“As such, we have outlined four key priorities which must be implemented  in the next stage of the scheme’s development to ensure it supports the thriving aluminium packaging and recycling sector.

“Firstly, a variable rate of deposit based on container volume is essential for a successful DRS that maximises environmental impact and minimises economic harm for industry. They are used in the most successful schemes globally and prevent the perverse incentive for consumers to buy more plastic bottles.

“Secondly, there must be a fair and level playing field for all competing materials. Indeed, while the decision has already been made to exclude glass beverage containers from the scope of DRS, they should still be subject to equal collection and recycling targets under the EPR system.

“Thirdly, it’s imperative that DRS promotes the development of a circular economy by facilitating the recycling of packaging. When it comes to infinitely recyclable aluminium, for example, material collected through the scheme should be returned to the packaging system– as is the case currently.

“Finally, encouraging widespread consumer participation will prove crucial to maximising recycling rates. From our experience over the past 30 years, we’ve seen that well-designed and engaging programmes like Every Can Counts have been essential to achieving high recycling rates. Programmes like this can ensure recycling ambitions are realised by educating consumers on the importance of recycling properly. Government should ask applicants for the scheme administrator role to clearly demonstrate their approach to promoting the scheme and working with providers like Alupro who can share their expertise.”

Representing the views of the aluminium packaging sector, Alupro and its members seek a DRS that is not only fair and equitable but doesn’t jeopardise what is a well-functioning existing recycling system for aluminium beverage containers.

For more information about Alupro, or its extensive research into developing a well-designed DRS, visit To read the letter to Thérèse Coffey MP in full, visit



Budding York artist wins school recycling competition

A pupil from Osbaldwick Primary Academy is celebrating, after winning a creative art competition organised by the Aluminium Packaging Recycling Organisation (Alupro).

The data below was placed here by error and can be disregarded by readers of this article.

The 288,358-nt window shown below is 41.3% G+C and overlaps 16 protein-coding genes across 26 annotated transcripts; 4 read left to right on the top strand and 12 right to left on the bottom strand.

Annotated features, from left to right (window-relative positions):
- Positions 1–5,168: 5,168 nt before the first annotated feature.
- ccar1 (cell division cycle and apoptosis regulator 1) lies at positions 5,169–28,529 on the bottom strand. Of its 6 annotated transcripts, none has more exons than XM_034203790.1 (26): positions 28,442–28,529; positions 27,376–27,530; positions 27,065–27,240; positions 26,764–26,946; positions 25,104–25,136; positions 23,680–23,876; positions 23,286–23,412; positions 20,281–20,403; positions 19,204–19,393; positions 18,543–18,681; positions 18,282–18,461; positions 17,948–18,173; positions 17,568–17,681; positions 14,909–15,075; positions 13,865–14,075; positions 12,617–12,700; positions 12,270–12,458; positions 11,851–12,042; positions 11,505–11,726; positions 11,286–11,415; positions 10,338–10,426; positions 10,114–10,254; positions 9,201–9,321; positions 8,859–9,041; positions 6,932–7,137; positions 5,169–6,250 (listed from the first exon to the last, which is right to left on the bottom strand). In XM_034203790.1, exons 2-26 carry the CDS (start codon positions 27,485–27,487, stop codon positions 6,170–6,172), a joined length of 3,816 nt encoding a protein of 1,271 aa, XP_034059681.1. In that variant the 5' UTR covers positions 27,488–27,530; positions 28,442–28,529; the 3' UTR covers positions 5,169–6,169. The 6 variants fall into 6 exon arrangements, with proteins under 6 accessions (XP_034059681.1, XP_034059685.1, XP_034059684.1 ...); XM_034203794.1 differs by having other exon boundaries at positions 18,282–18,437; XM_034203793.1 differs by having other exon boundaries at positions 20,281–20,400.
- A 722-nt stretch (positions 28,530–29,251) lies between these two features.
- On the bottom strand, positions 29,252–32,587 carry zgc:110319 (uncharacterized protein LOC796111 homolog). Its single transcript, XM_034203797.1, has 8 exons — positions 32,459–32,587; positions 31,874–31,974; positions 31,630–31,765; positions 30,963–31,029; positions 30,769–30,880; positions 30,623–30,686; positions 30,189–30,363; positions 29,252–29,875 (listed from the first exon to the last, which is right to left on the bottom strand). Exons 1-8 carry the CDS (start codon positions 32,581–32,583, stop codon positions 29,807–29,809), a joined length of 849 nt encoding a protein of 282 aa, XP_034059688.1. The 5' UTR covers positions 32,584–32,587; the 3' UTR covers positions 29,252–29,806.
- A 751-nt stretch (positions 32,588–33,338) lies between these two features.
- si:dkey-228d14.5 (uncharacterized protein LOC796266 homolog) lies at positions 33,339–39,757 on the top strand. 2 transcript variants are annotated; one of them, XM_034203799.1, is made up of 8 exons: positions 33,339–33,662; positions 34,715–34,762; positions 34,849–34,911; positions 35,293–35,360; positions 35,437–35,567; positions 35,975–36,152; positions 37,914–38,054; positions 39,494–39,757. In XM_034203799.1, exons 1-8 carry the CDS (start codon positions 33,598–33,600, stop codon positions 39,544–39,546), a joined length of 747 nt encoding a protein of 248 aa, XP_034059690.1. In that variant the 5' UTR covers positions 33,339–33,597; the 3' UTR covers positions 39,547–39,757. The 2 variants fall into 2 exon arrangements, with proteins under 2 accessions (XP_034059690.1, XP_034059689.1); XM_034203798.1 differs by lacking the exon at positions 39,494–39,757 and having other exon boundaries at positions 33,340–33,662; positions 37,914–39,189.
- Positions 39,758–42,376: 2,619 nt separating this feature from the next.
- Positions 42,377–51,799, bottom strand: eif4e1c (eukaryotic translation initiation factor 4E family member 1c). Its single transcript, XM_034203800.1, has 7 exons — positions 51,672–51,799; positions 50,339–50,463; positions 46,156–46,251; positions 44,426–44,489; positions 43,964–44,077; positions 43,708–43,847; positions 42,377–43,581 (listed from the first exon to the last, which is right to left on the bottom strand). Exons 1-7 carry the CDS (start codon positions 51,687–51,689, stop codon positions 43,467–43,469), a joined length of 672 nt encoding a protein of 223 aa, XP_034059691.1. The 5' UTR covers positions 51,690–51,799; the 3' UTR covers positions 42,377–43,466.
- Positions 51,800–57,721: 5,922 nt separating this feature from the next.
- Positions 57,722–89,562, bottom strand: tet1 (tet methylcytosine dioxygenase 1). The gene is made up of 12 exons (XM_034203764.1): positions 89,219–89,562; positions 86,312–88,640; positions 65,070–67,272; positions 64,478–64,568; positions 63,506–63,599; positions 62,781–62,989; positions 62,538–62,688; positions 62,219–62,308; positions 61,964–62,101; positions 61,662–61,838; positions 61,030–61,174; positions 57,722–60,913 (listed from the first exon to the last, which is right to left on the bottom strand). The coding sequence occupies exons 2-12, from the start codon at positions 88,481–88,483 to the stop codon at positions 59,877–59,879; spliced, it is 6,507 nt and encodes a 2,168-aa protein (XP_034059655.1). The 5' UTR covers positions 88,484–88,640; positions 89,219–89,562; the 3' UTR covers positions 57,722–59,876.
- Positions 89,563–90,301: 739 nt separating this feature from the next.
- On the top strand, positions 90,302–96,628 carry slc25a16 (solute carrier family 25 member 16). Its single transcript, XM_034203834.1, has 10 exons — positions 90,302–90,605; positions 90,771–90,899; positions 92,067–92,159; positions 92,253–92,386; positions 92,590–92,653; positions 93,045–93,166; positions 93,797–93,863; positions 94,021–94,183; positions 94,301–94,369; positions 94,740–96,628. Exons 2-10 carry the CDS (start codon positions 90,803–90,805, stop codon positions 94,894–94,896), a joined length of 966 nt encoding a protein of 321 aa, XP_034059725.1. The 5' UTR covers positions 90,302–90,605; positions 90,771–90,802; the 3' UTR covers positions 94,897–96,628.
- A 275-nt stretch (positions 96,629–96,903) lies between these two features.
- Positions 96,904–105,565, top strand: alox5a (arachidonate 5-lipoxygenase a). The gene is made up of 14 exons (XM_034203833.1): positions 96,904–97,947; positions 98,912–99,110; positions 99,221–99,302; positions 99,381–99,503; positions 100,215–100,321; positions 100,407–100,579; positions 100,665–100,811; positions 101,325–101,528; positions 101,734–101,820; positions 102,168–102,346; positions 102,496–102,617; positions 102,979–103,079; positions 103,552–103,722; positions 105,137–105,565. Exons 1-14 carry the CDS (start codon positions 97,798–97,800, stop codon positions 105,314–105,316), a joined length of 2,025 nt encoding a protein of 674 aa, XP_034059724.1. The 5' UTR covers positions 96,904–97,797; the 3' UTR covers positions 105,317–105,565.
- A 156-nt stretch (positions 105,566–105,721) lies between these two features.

Launched in November in partnership with City of York Council, the initiative aimed to raise awareness of the importance of recycling among primary-aged pupils. With the Council having recently expanded kerbside recycling collections to include aluminium foil, the competition challenged budding artists to create an A4 poster incorporating used foil as an art material.

Esme Dumont won first place, having impressed the judges with her creative design. Alongside taking home a £50 cash prize, her school receives £500 in vouchers to spend on sustainable art supplies and activities.

Tom Giddings, executive director of Alupro, commented: “As the voice of the UK aluminium packaging industry, we’re committed to increasing national recycling rates. Working closely with local authorities provides us with a great opportunity to encourage resident engagement.

“With York having expanded kerbside collections to include aluminium foil, it seemed the perfect opportunity to do something different to celebrate, while simultaneously helping to educate the next generation about the importance of sustainability. Esme’s design delivered on the brief perfectly, while also sending out a clear message about recycling aluminium foil.”

Ben Grabham, Head of Environmental Services at City of York Council, added: “I’d like to personally thank all of the students who took part in the competition, sharing their posters and learning more about recycling. This competition to raise awareness of what can be recycled at the kerbside is just the latest step in our work to expand and improve recycling and waste services across York.

“We know residents are already doing a fantastic job of recycling in York, with around 43 percent of all waste being either reused, recycled or composted. The addition of foil to kerbside collections will help us further boost our recycling rates and continue our work to make York more sustainable.”

For more information about recent changes to waste services across York, visit